All deportation flights from the U.S. to Guatemala have been halted this week due to the coronavirus pandemic, Guatemala’s foreign ministry announced Monday. A foreign ministry spokesperson said the suspension is only in effect this week as Christians celebrate Holy Week. But shortly before making the announcement, the Guatemalan government asked the U.S. to limit the number of people it puts on deportation flights to 25, down from the usual 60 to 90. Two people have been taken to the hospital and have tested positive for the coronavirus after being deported. Guatemala has had 70 confirmed cases of COVID-19. Reuters, BBC
Over 60 Detained Women Begin Hunger Strike in Washington
Over 60 immigrant women detained at the Northwest Detention Center in Tacoma, Washington, have gone on hunger strike. They’re demanding the release of vulnerable people amid the COVID-19 pandemic, as well as humanitarian visas and the halt of all deportations and transfers. On Friday, dozens of advocates held a socially distanced protest outside the facility in their cars, honking their horns at the facility. “When guards come in or out, they’re also bringing the virus either in or they’re taking it out. As governments have asked us, stay home, save lives, we ask them: Get people out of cages, save lives,” said Maru Mora-Villalpando, an activist with the immigrant rights group La Resistencia. Democracy Now
ICE Detainee in Florida Tests Positive for COVID-19
ICE has finally acknowledged a detainee tested positive for COVID-19 in Florida, and seemed to have previously been relying on a technicality to claim otherwise. “While that is true that no detainee currently at the detention center tested positive for COVID-19, it’s also not completely accurate, as testing is not conducted on site and detainees are sent to an off-site hospital to be tested,” a federal official inside Florida’s Krome Detention Center told The Miami Herald. “It is believed one of the officers contracted the illness, as that officer guarded a detainee who has since tested positive for COVID-19. That information is not being shared with any employees,” the official said. The Miami Herald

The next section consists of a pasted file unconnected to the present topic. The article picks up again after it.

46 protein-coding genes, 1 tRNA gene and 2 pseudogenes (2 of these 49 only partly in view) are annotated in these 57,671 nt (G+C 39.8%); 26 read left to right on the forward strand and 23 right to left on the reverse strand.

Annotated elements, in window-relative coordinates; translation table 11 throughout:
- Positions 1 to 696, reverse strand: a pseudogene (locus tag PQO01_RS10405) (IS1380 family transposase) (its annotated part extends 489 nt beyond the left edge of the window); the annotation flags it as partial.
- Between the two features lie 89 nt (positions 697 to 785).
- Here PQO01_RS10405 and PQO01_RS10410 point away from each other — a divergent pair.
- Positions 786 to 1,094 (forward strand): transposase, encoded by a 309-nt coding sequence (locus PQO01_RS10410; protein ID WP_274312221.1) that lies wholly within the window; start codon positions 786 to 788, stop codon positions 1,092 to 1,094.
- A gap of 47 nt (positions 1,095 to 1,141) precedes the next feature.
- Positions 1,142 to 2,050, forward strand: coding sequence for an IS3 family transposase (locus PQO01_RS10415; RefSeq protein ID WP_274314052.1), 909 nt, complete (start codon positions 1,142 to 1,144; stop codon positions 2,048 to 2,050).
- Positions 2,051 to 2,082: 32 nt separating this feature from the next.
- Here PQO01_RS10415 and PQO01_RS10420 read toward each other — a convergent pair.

Judge Orders Release of 22 Detainees in Pennsylvania
A federal district court judge in Pennsylvania has granted the release of 22 people in immigration detention from two county jails in York County and Pike Count. The American Civil Liberties Union of Pennsylvania and a law firm had filed a federal lawsuit saying the civil plaintiffs were at high risk of dying or getting seriously ill because of their age or underlying health conditions. In late March, detainees in York County staged a hunger strike to protest a lack of extra care amid the COVID-19 pandemic. Two detainees with underlying medical conditions were released from the facility in Pike County in late March. WHYY
Washington — Bureaucracy Stands Between 10,000 Foreign-Born Doctors and Coronavirus Relief Efforts
Shantanu Singh is an experienced critical care physician who also has training in pulmonology, which deals with lungs. He’s a perfect candidate to respond to the coronavirus pandemic in hotspots like New York. But Singh is still in West Virginia and has been free for two weeks because his visa only allows him to work or volunteer in the hospital that sponsored him. Singh is just likeapproximately 10,000 physicians who were trained in the U.S. but are unable to work for any hospital other than their current employer because of visa restrictions.
Statistics make it even more clear how much help the U.S. is losing out on with these visa restrictions. More than a quarter of physicians in the U.S. are foreign-born, and more than 40 percent of trainees in pulmonology and critical care medicine were born outside the U.S. But many of these doctors have either exchange visitor visas or other types of visas for temporary workers, like the H-1B visas, that limit their ability to work. “We’re watching as people trained as urologists or orthopedic surgeons are stepping up” while those more qualified stay stuck on the sidelines, said Ramakrishna Yalamanchili, an internist practicing at Logan Regional Medical Center in Logan, West Virginia.
The bureaucratic obstacles standing between foreign-born doctors and the virus response effort could be quickly eliminated, according to the Society of Hospital Medicine. The organization wrote to House Speaker Nancy Pelosi (D-Calif.), Senate Majority Leader Mitch McConnell (R-Ky.), and other congressional leaders asking them to “act now” to allow the 10,000 immigrant doctors trained in the U.S. to work in hospitals responding to the pandemic. The move would “give these providers and their families peace of mind while putting themselves at risk in caring for our nation’s populace.” The Intercept